Case: Everything You Need to Know
A case describes a dispute taken to court.4 min read
2. What Is Included in a Case?
3. Action in a Case
4. Types of Injuries
5. Declaration in a Case
A case describes a dispute taken to court. An appellate court decision published in a book of such decisions is also called a case and may be used as guidance or precedent by other courts. A person doing legal research will commonly say that he has to look up a case to see if its ruling on a point should be followed by other courts. The core legal issue in a case is sometimes referred to as the gravaman of the case.
A contested question before a court of justice; a suit or action; a cause.
What Is a Remedy?
Remedies. This is the name of an action in very general use which lies where a party sues for damages for any wrong or cause of complaint to which covenant or trespass will not lie.
What Is Included in a Case?
In its most comprehensive signification, case includes assumpsit as well as an action in form ex delicto; but when simply mentioned it is usually understood to mean an action in form ex delicto. It is a liberal action bailable at common law founded on the justice and conscience of the Tiff's case, and is in the nature of a bill in equity and the substance of a count in case is the damage assigned.
Action in a Case
An action on the case lies to recover damages for torts not committed with force actual or implied, or having been occasioned by force where the matter affected was not tangible, or where the injury was not immediate but consequential; or where the interest in the property was only in reversion. In these several cases trespass cannot be sustained. Case is also the proper remedy for a wrongful act done under legal process regularly issuing from a court of competent jurisdiction.
It will be proper to consider: 1. in what cases the action of trespass on the case lies; 2. the pleadings 3. the evidence; 4. the judgment.
Types of Injuries
This action lies for injuries; 1. to the absolute rights of persons 2. to the relative rights of persons; 3. to personal property; 4. to real property.
- 1. When the injury has been done to the absolute rights of persons by an act not immediate but consequential, as in the case of special damages arising from a public nuisance or where an incumbrance had been placed in a public street and the plaintiff passing there received an injury; or for a malicious prosecution.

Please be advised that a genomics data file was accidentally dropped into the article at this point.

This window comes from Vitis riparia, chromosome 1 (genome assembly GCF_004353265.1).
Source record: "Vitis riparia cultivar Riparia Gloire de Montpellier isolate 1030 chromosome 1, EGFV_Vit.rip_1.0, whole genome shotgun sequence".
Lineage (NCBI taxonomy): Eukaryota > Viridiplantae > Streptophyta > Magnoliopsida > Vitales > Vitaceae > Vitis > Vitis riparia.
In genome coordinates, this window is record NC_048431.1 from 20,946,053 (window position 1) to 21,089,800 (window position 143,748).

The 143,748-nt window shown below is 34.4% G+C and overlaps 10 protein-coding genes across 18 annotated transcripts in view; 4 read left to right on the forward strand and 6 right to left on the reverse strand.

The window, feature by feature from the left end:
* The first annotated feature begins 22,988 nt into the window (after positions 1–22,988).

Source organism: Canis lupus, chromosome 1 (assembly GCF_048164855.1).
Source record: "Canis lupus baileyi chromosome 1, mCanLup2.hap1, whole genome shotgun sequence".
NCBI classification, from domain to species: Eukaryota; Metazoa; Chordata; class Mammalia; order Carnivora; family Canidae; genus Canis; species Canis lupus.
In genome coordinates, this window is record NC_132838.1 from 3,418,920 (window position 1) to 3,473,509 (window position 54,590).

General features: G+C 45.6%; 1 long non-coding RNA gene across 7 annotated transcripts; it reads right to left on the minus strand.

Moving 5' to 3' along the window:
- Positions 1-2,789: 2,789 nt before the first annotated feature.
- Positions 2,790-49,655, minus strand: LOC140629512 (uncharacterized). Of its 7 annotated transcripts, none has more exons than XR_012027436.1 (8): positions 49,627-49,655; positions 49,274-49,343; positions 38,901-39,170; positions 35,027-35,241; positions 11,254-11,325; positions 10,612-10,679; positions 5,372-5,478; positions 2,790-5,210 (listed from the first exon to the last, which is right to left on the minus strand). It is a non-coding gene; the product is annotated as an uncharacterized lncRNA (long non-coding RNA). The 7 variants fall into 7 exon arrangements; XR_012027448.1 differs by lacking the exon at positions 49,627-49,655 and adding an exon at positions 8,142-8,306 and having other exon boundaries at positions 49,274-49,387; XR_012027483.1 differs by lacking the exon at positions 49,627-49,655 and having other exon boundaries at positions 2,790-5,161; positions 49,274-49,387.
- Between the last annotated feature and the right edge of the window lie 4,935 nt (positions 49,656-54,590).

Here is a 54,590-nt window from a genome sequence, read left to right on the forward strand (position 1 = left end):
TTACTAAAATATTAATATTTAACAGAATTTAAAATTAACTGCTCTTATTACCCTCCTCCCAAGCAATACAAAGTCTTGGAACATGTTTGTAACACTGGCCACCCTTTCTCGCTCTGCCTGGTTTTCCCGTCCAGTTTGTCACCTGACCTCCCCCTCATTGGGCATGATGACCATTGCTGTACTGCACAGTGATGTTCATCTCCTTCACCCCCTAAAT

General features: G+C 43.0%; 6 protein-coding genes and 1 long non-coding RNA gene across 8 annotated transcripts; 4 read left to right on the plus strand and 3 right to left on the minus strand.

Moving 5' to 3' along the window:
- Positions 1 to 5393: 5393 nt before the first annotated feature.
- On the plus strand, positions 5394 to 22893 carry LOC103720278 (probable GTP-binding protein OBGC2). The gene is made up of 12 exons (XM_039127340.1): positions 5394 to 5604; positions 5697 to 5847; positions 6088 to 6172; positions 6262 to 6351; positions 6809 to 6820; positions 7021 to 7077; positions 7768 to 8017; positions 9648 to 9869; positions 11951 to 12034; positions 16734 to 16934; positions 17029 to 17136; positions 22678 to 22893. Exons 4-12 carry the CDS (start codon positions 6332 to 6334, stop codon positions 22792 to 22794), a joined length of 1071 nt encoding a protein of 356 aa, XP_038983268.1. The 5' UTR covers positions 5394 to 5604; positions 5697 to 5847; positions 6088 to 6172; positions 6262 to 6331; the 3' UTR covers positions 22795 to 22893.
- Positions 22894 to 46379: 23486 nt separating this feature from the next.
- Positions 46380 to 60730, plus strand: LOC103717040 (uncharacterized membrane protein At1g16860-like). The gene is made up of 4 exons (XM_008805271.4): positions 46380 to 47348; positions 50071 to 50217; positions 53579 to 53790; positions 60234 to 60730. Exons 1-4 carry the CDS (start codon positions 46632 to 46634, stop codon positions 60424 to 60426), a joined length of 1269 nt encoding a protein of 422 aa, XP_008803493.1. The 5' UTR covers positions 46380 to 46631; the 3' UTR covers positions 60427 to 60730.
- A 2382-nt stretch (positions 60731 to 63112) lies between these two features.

- 2. For injuries to the relative rights, as for enticing away an infant child, per quod servitium amisit, for criminal conversation, seducing or harboring wives; debauching daughters, but in this case the daughter must live with her father as his servant; or enticing away or harboring apprentices or servants. When the seduction takes place in the husband's or father's house, he may, at his election, have trespass or case, but when the injury is done in the house of another, case is the proper remedy.
- 3. When the injury to personal property is without force and not immediate, but consequential, or when the plaintiff's right to it is in reversion, as where property is injured by a third person while in the hands of a hirer, case is the proper remedy.
- 4. When the real property which has been injured is corporeal and the injury is not immediate but consequential, as for example, putting a spout so near the plaintiff's land that the water runs upon it or where the plaintiff's property is only in reversion. When the injury has been done to incorporeal rights, as for obstructing a private way, or disturbing a party in the use of a pew, or for injury to a franchise, as a ferry, and the like, case is the proper remedy.
Declaration in a Case
The declaration in case, technically so called, differs from a declaration in trespass, chiefly in this; that in case, it must not, in general, state the injury to have been committed vi et armis; yet after verdict, the words 'with force and arms' will be rejected as surplusage and it ought not to conclude contra pacem. The plea is usually the general issue, not guilty.
Any matter may, in general, be given in evidence, under the plea of not guilty, except the statute of limitations. In cases of slander and a few other instances, however, this cannot be done. When the plaintiff declares in case with averments appropriate to that form of action and the evidence shows that the injury was trespass; or when he declares in trespass and the evidence proves an injury for which case will lie, and not trespass, the defendant should be acquitted by the jury or the plaintiff should be nonsuited.
Judgment in a Case
The judgment is that the plaintiff recover a sum of money, ascertained by a jury, for his damages sustained by the committing of the grievances complained of in the declaration, and costs.
In the civil law an action was given in all cases of nominate contracts which was always of the same name. But in innominate contracts, which had always the same consideration, but not the same name, there could be no action of the same denomination, but an action which arose from the fact, in factum, or an action with a form which arose from the particular circumstance, praescriptis verbis actio.